Colosso di San Carlo Borromeo | Saint Charles Borromeo
Carlo Borromeo was born in Arona on 2 October 1538. The fortress where his family lived in that period, that stood on the top of the hill behind the town, was destroyed by Napoleon in the early 1800’s, therefore only its ruins are still visible today. They say that just before his mother’s delivery, a miraculous light appeared in the sky that invaded, up to sunset, the so-called “room of the three lakes”. His father Giberto II and his mother Margherita Medici of Marignano were lords of Arona and of several other towns by the lake. At the age of seven Carlo joined the Church and when he was only 12 he became a commendatory abbot for the ancient Benedictine abbey of Arona, once connected to the present church of the Saint Martyrs. He later began his studies of Canon Law at the University of Pavia, where he graduated in december 1559.
room of the three lakes, church of the Saint Martyrs, plague of Saint Carlo, Margherita Medici of Marignano,
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Sacrestia e reliquie di San Carlo Borromeo

San Carlo Borromeo

Ritratto di San Carlo Borromeo

Carlo Borromeo was born in Arona on 2 October 1538. The fortress where his family lived in that period, that stood on the top of the hill behind the town, was destroyed by Napoleon in the early 1800’s, therefore only its ruins are still visible today.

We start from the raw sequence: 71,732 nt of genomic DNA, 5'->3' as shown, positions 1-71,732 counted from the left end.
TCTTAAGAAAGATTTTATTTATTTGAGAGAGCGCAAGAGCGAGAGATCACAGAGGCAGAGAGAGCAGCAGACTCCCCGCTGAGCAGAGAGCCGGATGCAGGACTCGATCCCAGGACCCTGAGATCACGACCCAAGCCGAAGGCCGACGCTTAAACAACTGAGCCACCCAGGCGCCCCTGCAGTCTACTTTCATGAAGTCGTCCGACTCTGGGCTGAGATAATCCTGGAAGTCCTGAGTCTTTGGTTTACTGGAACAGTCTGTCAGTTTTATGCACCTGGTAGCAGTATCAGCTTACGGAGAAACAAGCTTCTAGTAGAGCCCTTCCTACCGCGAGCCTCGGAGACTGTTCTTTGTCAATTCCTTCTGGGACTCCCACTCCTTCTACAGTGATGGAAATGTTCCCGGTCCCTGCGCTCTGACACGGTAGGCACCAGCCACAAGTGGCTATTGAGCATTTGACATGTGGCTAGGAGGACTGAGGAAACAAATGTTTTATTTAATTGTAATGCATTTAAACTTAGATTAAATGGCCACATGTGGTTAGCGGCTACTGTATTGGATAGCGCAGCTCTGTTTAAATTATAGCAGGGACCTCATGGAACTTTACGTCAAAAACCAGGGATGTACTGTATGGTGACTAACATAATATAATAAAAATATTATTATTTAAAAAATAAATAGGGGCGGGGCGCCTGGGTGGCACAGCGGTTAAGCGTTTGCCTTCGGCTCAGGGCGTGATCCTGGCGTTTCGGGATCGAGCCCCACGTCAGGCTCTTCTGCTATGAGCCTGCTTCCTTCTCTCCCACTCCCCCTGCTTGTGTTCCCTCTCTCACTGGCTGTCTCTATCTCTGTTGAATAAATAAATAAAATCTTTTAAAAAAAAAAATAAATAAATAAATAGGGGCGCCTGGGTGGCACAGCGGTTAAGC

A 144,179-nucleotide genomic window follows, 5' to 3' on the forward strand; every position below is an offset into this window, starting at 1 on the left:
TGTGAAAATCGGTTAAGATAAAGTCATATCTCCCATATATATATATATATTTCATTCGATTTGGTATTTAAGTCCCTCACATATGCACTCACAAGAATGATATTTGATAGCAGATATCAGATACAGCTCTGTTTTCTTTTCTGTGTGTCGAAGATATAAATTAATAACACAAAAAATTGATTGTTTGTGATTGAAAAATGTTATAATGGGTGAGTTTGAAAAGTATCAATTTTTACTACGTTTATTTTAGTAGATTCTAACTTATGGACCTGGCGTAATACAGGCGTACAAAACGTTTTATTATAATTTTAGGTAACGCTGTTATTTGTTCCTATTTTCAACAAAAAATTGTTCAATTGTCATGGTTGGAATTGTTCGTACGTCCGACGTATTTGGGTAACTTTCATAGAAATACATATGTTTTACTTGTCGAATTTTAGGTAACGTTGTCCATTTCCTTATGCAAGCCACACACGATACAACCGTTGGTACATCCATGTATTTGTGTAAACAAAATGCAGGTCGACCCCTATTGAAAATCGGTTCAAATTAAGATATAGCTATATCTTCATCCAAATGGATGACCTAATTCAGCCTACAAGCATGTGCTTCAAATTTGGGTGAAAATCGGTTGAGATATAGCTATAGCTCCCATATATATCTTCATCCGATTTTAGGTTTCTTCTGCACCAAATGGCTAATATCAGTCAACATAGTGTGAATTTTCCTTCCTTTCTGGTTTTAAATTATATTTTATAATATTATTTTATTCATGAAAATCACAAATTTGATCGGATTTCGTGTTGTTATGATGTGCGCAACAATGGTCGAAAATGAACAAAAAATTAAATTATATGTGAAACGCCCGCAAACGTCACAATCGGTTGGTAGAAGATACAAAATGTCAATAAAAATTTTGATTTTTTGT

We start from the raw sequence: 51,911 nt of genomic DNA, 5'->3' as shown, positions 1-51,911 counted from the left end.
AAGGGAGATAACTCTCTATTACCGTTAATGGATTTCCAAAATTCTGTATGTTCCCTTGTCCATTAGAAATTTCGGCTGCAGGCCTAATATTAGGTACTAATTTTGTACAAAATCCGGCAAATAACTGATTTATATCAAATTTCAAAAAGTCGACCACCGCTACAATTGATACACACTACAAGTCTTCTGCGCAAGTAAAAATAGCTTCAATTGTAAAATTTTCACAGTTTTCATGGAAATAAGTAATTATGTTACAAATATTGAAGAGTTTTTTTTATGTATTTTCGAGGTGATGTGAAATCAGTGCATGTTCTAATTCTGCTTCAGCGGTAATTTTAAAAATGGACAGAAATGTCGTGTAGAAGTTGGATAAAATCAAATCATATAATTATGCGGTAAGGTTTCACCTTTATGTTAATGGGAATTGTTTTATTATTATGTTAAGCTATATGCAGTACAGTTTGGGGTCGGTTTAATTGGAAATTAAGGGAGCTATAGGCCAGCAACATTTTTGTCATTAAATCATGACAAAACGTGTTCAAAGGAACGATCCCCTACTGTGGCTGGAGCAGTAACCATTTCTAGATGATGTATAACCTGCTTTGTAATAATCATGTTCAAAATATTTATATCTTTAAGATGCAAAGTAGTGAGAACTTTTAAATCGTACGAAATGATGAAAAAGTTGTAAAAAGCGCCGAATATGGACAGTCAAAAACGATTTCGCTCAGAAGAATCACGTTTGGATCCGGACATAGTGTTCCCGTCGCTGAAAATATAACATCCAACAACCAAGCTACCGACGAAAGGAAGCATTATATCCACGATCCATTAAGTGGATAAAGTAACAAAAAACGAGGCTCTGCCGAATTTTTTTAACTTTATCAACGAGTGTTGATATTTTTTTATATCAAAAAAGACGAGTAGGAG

They say that just before his mother’s delivery, a miraculous light appeared in the sky that invaded, up to sunset, the so-called “room of the three lakes”.

His father Giberto II and his mother Margherita Medici of Marignano were lords of Arona and of several other towns by the lake.

At the age of seven Carlo joined the Church and when he was only 12 he became a commendatory abbot for the ancient Benedictine abbey of Arona, once connected to the present church of the Saint Martyrs.

He later began his studies of Canon Law at the University of Pavia, where he graduated in december 1559.

After the degree, Carlo went to Rome following his uncle Giovanni Angelo Medici of Marignano, who had been elected Pope under the name of Pio IV. Carlo was appointed a Cardinal Secretary of State at the Vatican.

The Pope appointed him Archbishop of Milan on 12 May 1564, so he moved there. In Milan he worked hard to re-establish discipline in the clergy. He was so interested in the wellness of the people, that he wanted to build many hospitals and charitable institutions.

He was also very close to the inhabitants of Milan during the famine of 1569 and 1570 and above all during the “plague of Saint Carlo”.

He went far from Milan only during his many visits to the towns and villages of his diocese, even the furthest ones.

The faithful loved him, but he also had several enemies, above all among members of some religious orders who had lived a certain freedom up to that moment. The deep reform of the order of the Umiliati, for example, even led to an assassination attempt to which the saint miraculously survived.

The year 1584 was particularly hard for Carlo: hard work, poor health, penances, forced fasts… His last travel to Ascona was fatal: on his coming back to Milan, on 3 November, he died. Since it happened after sunset, his death was registered on 4, which is still his feast day.

Pope Paul V canonized Carlo on 1 November 1610.